Howard Grobstein has had success getting involved in organizations that include attorneys with similar practices. For example, he became a member of the California Receivers Forum, and soon after became an officer and ultimately the co-chair. He followed the same track with the Los Angeles Bankruptcy Forum, and is positioned to take on additional roles within the organization.

“These types of organizations provide me with opportunities to attend educational, social, and networking events with attorneys who may need CPA consultants for their work. The goal is to develop a genuine relationship that runs beyond work.”

American Association of Attorney-Certified Public Accountants

The AAA-CPA is an organization of dually licensed attorney-CPAs, highly recommended by Tom Simeone, a partner at Simeone & Miller LLP. Simeone, a practicing trial lawyer and a dually licensed professional in his own right, has found this organization to be a great resource for connecting with new colleagues on the other side of the fence. The AAA-CPA offers a number of networking and referral opportunities for its members, and Simeone considers this to be his top source for generating new referrals.

Consider focusing on your niche practice

Andrew Schwartz, CPA, of Schwartz & Schwartz P.C., networks specifically with attorneys who practice in the health care field where 90 percent of his client base is located.

“We have the most success dealing with attorneys who also have a niche practice within health care,” said Schwartz. “We feel comfortable referring our clients to an attorney with a health care niche, knowing they will get timely advice and information.

“These attorneys know that they can refer their health care clients to us, and feel confident that we have dealt with other clients in a similar situation,” said Schwartz. “Our clients are happy that neither my firm nor the attorney is learning on their dime, so the common niche is the basis for the most productive relationships my firm has with a handful of the lawyers in the Boston area.”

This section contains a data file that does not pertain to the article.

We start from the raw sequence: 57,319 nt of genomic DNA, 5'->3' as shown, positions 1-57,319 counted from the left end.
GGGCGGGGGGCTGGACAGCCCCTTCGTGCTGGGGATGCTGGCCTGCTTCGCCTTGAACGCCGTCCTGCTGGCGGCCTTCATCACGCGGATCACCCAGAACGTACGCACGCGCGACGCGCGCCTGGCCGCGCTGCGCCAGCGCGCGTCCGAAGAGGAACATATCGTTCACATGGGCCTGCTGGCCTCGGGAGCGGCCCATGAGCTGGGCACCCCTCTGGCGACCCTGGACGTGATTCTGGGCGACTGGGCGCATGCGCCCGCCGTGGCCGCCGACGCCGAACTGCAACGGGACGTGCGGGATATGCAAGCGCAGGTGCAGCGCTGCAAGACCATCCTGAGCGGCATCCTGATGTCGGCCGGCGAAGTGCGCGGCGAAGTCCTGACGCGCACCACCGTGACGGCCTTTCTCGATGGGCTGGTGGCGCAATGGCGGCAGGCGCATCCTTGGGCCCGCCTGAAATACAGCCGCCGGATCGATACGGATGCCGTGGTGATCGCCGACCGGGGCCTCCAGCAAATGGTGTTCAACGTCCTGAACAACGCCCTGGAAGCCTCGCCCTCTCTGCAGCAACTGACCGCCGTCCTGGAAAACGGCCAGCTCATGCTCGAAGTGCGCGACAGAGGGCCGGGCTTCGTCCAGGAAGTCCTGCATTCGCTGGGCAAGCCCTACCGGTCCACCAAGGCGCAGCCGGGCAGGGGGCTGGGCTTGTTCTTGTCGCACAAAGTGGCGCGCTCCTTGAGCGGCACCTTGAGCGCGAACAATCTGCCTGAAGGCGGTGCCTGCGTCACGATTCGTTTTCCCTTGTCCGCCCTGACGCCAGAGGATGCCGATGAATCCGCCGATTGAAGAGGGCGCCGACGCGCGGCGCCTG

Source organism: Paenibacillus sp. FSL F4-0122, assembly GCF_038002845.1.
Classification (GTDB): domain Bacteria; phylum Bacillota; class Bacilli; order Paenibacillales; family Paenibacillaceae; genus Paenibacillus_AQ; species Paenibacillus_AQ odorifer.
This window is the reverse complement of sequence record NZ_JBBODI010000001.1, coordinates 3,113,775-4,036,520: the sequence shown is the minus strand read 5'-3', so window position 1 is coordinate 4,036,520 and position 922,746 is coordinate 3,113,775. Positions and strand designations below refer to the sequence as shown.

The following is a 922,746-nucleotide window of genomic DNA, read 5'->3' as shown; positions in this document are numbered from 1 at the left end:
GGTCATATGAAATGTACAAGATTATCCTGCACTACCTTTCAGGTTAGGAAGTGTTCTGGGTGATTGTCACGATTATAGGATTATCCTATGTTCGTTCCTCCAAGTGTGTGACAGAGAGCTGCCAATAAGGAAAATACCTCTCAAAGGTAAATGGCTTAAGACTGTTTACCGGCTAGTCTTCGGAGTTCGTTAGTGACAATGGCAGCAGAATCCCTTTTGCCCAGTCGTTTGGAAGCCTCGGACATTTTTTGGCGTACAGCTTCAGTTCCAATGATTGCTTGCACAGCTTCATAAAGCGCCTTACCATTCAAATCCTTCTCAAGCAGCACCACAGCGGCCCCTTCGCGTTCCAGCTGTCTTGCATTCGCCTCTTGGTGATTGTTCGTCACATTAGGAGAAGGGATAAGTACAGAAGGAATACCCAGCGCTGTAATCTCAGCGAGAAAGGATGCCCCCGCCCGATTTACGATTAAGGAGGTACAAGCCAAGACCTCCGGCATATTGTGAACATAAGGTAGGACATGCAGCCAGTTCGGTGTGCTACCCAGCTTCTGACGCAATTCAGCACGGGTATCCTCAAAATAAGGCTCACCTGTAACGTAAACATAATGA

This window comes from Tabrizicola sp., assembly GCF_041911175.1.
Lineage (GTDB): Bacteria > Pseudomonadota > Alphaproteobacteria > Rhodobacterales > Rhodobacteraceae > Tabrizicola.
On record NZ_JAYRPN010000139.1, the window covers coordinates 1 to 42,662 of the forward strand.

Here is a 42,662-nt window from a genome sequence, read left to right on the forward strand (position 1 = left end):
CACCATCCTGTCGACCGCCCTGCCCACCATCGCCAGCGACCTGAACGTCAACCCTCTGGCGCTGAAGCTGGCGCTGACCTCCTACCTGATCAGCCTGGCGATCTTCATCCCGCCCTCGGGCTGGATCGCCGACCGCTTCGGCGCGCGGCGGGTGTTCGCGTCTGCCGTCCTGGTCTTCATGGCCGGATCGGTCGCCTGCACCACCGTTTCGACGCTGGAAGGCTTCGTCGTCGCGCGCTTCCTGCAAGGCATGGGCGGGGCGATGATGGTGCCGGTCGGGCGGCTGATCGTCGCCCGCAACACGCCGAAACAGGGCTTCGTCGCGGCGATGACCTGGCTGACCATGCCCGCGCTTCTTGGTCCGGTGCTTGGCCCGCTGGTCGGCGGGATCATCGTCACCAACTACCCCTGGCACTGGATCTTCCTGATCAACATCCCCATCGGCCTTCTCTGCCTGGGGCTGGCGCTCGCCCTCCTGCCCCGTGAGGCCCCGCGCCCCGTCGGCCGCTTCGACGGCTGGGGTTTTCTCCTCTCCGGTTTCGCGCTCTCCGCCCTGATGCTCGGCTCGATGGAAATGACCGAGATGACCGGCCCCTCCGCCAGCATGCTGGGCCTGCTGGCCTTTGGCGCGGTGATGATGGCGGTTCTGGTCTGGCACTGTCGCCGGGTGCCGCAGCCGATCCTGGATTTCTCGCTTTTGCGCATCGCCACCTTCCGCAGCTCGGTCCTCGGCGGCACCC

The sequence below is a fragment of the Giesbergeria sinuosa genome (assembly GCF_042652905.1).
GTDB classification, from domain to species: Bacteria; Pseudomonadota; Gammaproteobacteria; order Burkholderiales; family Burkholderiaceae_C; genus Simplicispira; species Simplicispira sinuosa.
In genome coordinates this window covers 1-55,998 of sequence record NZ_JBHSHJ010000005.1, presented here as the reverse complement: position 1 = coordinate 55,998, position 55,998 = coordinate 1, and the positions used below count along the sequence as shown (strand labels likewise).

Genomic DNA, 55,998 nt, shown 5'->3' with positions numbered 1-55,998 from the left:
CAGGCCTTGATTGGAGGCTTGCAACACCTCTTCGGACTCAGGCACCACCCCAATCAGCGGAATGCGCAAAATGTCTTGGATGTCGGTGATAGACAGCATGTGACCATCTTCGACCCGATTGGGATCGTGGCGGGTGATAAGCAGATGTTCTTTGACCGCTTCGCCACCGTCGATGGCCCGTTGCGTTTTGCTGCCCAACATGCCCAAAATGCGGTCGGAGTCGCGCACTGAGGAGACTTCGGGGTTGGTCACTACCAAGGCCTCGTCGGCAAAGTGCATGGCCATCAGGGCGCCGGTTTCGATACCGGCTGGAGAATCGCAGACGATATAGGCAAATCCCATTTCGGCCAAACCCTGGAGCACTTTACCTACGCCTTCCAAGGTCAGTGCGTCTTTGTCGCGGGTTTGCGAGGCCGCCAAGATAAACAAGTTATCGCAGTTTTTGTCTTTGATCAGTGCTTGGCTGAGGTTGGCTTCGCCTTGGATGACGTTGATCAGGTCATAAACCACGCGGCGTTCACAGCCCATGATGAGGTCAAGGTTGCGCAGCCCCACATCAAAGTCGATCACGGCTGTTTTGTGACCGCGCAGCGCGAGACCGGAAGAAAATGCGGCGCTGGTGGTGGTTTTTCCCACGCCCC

Pay attention to estate attorneys (Hint: most Americans don’t have a will)

Kelley Long, CPA recommends connecting with estate attorneys, in particular, because they have more ongoing relationships with their clients.

“I’ve found estate attorneys to be easier to get to know – and easier to refer my clients to as well,” Long said. “Most of them do not have a will in place, and they are usually eager to speak with an estate planning attorney.”

Estate planning attorney Brian Raftery, a partner with Herrick, Feinstein LLP, works closely with several CPAs himself and concurs that the majority of Americans do not have a will in place. He tries to refer his clients to CPAs if he sees a need for professional tax assistance.

“I always look for issues my clients face that can potentially be resolved if the proper professional is brought into place,” said Raftery, who often spots obvious opportunities when his high net-worth clients are filing their own tax returns via TurboTax.

“When I see an opportunity, I try to match up my clients not only with the appropriate skill need, but also I do my best to ensure a proper personality fit.” As a result, Raftery concurs with his fellow CPAs in the need to not only align professional goals, but also personal beliefs and philosophies.

What to do when you get a referral

This is another area where everyone we spoke with agreed emphatically – go above and beyond the call of duty when you receive a referral.

Joe Epps, of Epps CPA Consulting, cited this as his top piece of advice: “You’ve got to give top quality service. It’s extremely important to do a very professional job when you do get a referral.”

Renick agreed – and adds that if you don’t have the expertise, or are conflicted out of the engagement, you should refer someone. “Don’t be afraid to refer somebody. If you’re good, they’re going to use you.”

About the author:
Brett Owens is CEO and co-founder of Chrometa, a Sacramento, CA-based provider of time-tracking software that records activity in real time. Previously marketed to only the legal community, Chrometa is branching out to accounting prospects. Gains include the ability to discover previously undocumented billable time, saving time on billing reconciliation and improving personal productivity. Owens also is a blogger and founder at ContraryInvesting.com, as well as a regular contributor to two leading financial media sites, SeekingAlpha.com and Minyanville.